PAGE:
“Universally Dry”: Dismal Duck Production Expected in Prairie Pothole Region—and Beyond
Widespread drought conditions will make for a challenging season for many duck hunters, according to Delta Waterfowl's fall flight forecast
Many waterfowlers will see fewer, warier ducks over their decoys this season, especially in the prairie pothole region. Because of dry conditions in the Midwest and West, Delta Waterfowl’s fall forecast predicts poor recruitment across much of the country. The expected lack of young ducks will make for tougher hunting and has prompted concerns over longer-term population declines.
“The prairie pothole region — the most important duck production area on the planet — is almost universally dry,” says Dr. Frank Rohwer, president and chief scientist of Delta Waterfowl, in the report. There will be far fewer juveniles in the fall flight, and that’s unfortunate because the best seasons are those with an abundance of young ducks.”
Many Ducks Do Not Breed in Drought Conditions
The driest part of the prairie pothole region is North Dakota, a vitally important state for waterfowl reproduction. Pond surveys conducted by the North Dakota Fish and Game earlier this year showed pond counts 67 percent below the long-term average. Conditions were only slightly better across the border in Canada’s prairie provinces. Although adult ducks can survive a drought, they won’t breed during one. Some ducks have stayed in the prairie pothole region on what water they could find while others migrated north to summer in the wetter boreal forest.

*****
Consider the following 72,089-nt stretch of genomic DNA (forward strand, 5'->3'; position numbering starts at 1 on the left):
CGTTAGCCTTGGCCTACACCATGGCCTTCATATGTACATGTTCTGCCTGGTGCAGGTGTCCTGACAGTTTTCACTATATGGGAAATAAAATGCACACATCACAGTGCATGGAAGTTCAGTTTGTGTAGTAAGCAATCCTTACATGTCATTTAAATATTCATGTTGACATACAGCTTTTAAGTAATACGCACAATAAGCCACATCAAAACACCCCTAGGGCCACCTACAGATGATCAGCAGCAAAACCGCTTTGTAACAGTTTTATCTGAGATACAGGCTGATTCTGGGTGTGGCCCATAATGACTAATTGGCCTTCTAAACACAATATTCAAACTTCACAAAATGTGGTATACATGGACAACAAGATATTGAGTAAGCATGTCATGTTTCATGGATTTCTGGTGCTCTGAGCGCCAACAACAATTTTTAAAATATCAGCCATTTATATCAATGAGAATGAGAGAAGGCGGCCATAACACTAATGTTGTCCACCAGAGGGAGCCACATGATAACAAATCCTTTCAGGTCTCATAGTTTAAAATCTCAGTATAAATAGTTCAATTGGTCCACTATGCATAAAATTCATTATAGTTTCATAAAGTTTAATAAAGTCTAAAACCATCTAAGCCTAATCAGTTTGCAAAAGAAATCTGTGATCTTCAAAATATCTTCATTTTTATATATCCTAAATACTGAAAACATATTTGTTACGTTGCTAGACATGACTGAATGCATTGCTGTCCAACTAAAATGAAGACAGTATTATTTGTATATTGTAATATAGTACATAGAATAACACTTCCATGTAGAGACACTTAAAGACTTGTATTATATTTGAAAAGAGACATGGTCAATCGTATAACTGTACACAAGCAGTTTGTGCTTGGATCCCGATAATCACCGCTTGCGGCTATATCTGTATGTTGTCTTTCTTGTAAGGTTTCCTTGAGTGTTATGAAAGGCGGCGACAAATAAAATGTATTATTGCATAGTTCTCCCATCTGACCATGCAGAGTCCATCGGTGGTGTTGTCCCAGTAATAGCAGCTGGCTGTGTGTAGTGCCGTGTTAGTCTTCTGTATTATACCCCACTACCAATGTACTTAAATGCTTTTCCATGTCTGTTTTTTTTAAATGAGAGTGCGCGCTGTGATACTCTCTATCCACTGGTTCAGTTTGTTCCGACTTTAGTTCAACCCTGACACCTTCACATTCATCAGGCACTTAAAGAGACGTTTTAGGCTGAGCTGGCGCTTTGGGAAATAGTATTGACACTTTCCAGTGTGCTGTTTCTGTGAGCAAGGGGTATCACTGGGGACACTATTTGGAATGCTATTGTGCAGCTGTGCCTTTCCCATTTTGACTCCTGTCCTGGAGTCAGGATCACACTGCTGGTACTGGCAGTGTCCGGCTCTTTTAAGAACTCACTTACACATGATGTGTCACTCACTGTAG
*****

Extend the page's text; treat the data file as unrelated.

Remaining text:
Adult birds will still migrate this fall. Hunters can expect a decent fall flight as overall duck populations remain above the long-term average. Some species are faring worse than others. Delta predicts that mallards, wigeon, pintails, and canvasbacks saw especially poor production due to lack of water in their preferred breeding areas. Pintails, which breed in shallow Saskatchewan wetlands, will likely show an especially steep decline.
Rowher believes many early-nesting bluewings were able to pull off broods before drought dried up many ponds. He also reports seeing good numbers of teal as he traveled the prairies. Greenwings nest farther north, in the parklands and boreal forest, where nesting conditions were better. Gadwall and ringneck populations should also all fare well.
Drought conditions in California, Oregon, Washington, Idaho, and parts of Alberta and British Columbia paint a similarly discouraging picture for Pacific Flyway hunters. The only bright spot in terms of water conditions is the Atlantic Flyway, where excellent water conditions in eastern Canada should result in good mallard production.
Ducks Will Be Warier This Fall, But Still Plentiful
With overall duck numbers still above average, Rowher says it’s too soon to panic. Drought years play an important part in rejuvenating potholes by allowing vegetation to grow in dry basins. If the water returns next year, the ducks will bounce back. Despite the dry conditions this year, hunters will see birds.
“There are still plenty of ducks, and we feel the liberal regulations in place for the coming season are entirely appropriate,” Rohwer says. “Hunting has little to no effect on the ebb and flow of breeding duck populations because we primarily shoot juveniles.”
Whether this year’s low production turns out to be a temporary blip or the beginning of one of the periodic droughts that lead to restrictive seasons and low bag limits remains to be seen. For now, hunters who can elevate their game enough to fool warier birds will still be successful.